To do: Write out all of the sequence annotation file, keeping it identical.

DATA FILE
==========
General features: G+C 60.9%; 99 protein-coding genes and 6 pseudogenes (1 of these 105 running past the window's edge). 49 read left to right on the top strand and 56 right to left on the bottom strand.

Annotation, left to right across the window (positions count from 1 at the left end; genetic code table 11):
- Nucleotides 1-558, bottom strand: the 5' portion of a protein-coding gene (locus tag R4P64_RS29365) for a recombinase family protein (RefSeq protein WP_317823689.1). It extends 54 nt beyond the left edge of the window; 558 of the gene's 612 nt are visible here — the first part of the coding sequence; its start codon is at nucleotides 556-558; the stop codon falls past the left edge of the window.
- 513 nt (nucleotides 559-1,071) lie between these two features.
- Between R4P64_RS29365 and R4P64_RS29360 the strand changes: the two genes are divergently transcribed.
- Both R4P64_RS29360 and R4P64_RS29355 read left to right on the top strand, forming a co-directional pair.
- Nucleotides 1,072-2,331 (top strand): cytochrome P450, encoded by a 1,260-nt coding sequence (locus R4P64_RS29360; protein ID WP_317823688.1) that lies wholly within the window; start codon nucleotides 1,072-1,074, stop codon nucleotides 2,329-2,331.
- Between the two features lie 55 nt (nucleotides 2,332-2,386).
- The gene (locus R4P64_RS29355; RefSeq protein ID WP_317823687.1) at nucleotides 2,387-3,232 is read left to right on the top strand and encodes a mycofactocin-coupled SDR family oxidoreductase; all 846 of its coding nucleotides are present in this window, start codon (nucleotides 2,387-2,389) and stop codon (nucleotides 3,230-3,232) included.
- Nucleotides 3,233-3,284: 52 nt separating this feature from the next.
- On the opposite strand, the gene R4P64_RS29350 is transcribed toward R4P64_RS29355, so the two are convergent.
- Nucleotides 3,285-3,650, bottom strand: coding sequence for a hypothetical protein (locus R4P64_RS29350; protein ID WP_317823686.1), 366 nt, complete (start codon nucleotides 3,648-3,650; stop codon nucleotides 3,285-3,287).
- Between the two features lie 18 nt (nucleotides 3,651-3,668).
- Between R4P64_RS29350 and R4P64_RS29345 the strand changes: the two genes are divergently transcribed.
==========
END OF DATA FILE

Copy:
General features: G+C 60.9%; 99 protein-coding genes and 6 pseudogenes (1 of these 105 running past the window's edge). 49 read left to right on the top strand and 56 right to left on the bottom strand.

Annotation, left to right across the window (positions count from 1 at the left end; genetic code table 11):
- Nucleotides 1-558, bottom strand: the 5' portion of a protein-coding gene (locus tag R4P64_RS29365) for a recombinase family protein (RefSeq protein WP_317823689.1). It extends 54 nt beyond the left edge of the window; 558 of the gene's 612 nt are visible here — the first part of the coding sequence; its start codon is at nucleotides 556-558; the stop codon falls past the left edge of the window.
- 513 nt (nucleotides 559-1,071) lie between these two features.
- Between R4P64_RS29365 and R4P64_RS29360 the strand changes: the two genes are divergently transcribed.
- Both R4P64_RS29360 and R4P64_RS29355 read left to right on the top strand, forming a co-directional pair.
- Nucleotides 1,072-2,331 (top strand): cytochrome P450, encoded by a 1,260-nt coding sequence (locus R4P64_RS29360; protein ID WP_317823688.1) that lies wholly within the window; start codon nucleotides 1,072-1,074, stop codon nucleotides 2,329-2,331.
- Between the two features lie 55 nt (nucleotides 2,332-2,386).
- The gene (locus R4P64_RS29355; RefSeq protein ID WP_317823687.1) at nucleotides 2,387-3,232 is read left to right on the top strand and encodes a mycofactocin-coupled SDR family oxidoreductase; all 846 of its coding nucleotides are present in this window, start codon (nucleotides 2,387-2,389) and stop codon (nucleotides 3,230-3,232) included.
- Nucleotides 3,233-3,284: 52 nt separating this feature from the next.
- On the opposite strand, the gene R4P64_RS29350 is transcribed toward R4P64_RS29355, so the two are convergent.
- Nucleotides 3,285-3,650, bottom strand: coding sequence for a hypothetical protein (locus R4P64_RS29350; protein ID WP_317823686.1), 366 nt, complete (start codon nucleotides 3,648-3,650; stop codon nucleotides 3,285-3,287).
- Between the two features lie 18 nt (nucleotides 3,651-3,668).
- Between R4P64_RS29350 and R4P64_RS29345 the strand changes: the two genes are divergently transcribed.